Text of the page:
Current Psychiatry

Articles from Vol. 10, No. 8, August

A Psychiatric Approach to Vasovagal Syncope
Vasovagal syncope--also called neuro-cardiogenic syncope--is a brief loss of consciousness caused by a sudden drop in heart rate and blood pressure usually diagnosed and treated by a cardiologist. Psychiatrists rarely are consulted in such cases, but...
Do Stimulants for ADHD Increase the Risk of Substance Use Disorders? for Some Patients, Stimulants Might Protect against Future SUDs
Does prescribing stimulants to patients with attention-deficit/hyperactivity disorder (ADHD) increase their risk of future substance abuse? Because ADHD is a common pediatric condition with symptoms that often persist into adulthood, and stimulants...
Focus on Change
Dr. Nasrallah's editorial ("A skeptical view of 'progress' in psychiatry," From the Editor, CURRENT PSYCHIATRY, June 2011, p. 18-19) is intriguing because it summarized concerns I have seen frequently expressed in publications catering to psychiatrists....
Managed Care Woes
Regarding Dr. Nasrallah's insightful editorial ("A skeptical view of 'progress' in psychiatry," From the Editor, Current Psychiatry, June 2011, p. 18-19): Since the late 1980s and early 1990s, the Employment Retirement Income Security Act, has enabled...
Managing Boundaries When Your Patients Are Your Neighbors
Psychiatrists--especially residents--often prefer to reside close to the hospitals in which they train and work. Training programs in urban settings may offer their residents housing either attached to the hospital or immediately adjacent to it. ...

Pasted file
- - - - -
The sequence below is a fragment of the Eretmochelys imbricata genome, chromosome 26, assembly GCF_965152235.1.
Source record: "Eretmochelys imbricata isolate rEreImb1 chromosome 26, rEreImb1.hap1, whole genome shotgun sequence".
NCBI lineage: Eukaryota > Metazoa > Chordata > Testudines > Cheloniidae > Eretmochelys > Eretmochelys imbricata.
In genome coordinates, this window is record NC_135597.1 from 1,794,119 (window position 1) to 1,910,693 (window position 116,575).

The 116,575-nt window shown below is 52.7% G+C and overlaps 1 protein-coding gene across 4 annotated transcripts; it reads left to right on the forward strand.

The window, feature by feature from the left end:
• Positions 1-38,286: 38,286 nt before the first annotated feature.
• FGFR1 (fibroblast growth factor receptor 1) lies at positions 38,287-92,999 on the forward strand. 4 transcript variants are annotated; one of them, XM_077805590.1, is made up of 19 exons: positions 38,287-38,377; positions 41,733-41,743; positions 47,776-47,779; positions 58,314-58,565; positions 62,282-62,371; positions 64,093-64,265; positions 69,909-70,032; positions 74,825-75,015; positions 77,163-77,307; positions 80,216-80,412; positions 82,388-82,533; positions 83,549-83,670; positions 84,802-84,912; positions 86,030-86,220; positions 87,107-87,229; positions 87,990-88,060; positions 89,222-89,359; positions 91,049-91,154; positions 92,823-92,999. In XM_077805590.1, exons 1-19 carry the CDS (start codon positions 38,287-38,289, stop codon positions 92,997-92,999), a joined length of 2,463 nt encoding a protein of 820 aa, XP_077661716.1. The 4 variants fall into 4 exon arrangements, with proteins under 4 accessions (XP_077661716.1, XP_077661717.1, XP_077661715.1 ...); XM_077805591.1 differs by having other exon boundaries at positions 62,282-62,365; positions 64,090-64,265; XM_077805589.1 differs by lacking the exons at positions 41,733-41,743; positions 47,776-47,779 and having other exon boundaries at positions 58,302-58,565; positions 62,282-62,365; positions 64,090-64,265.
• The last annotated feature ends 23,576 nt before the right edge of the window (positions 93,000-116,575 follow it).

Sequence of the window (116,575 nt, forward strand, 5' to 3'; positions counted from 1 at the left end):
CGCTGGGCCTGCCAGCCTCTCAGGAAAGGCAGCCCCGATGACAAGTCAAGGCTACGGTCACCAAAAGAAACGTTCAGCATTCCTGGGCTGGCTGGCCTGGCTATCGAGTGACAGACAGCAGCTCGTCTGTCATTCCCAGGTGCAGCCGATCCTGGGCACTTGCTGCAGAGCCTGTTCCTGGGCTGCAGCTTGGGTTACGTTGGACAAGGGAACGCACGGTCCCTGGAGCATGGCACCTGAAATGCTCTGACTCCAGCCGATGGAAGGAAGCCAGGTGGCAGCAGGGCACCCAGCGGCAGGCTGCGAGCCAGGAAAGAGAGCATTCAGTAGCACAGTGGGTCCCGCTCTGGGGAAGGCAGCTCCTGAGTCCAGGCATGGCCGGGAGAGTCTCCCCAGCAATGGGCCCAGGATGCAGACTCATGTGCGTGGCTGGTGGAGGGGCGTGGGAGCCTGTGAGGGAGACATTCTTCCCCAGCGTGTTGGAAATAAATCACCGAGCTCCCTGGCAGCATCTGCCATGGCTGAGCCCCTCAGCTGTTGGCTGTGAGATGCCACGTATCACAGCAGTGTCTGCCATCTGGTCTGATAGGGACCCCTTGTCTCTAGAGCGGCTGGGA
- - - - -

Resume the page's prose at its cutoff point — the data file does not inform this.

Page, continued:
Pharmacologic Treatment of Borderline Personality Disorder: Evidence Suggests Symptom-Targeted Pharmacotherapy Can Be Beneficial
As psychiatry's Understanding of borderline personality disorder (BPD) grows, the literature clearly describes the seriousness of BPD, as well as these patients' high utilization of treatment. Pharmacotherapy for BPD remains controversial The most...
Strategies to Help Patients Break the Chains of Tobacco Addiction: Evidence-Based Treatments Can Help Patients Quit despite Psychiatric Illness
You are treating Mr. P, age 34, for schizoaffective disorder. He smokes 1 pack of cigarettes per day and has smoked for approximately 17 years. He has tried to stop but never has been able to quit for more than a few weeks. He reveals whenever he tries...
The Most Powerful Placebo Is Not a Pill
The placebo effect--when a patient's symptoms improve with an inert pill--is widely recognized in medicine. Placebo has an especially important role in psychiatry, especially given the fact that a substantial proportion of patients with mood, anxiety,...
Unexpected Improvement: For 30 Years, Ms. U, Age 53, Has Experienced Treatment-Resistant Schizohrenia. after She Is Treated for a Neurologic Disorder, Her Psychotic Symptoms Improve Markedly. What Could Be the Cause?
CASE Relapsing psychosis Ms. U, age 53, was diagnosed with paranoid schizophrenia at age 21 and has a continuous pattern of frequent relapses and inpatient admissions. She has received therapeutic doses of trifluoperazine, sertindole, haloperidol,...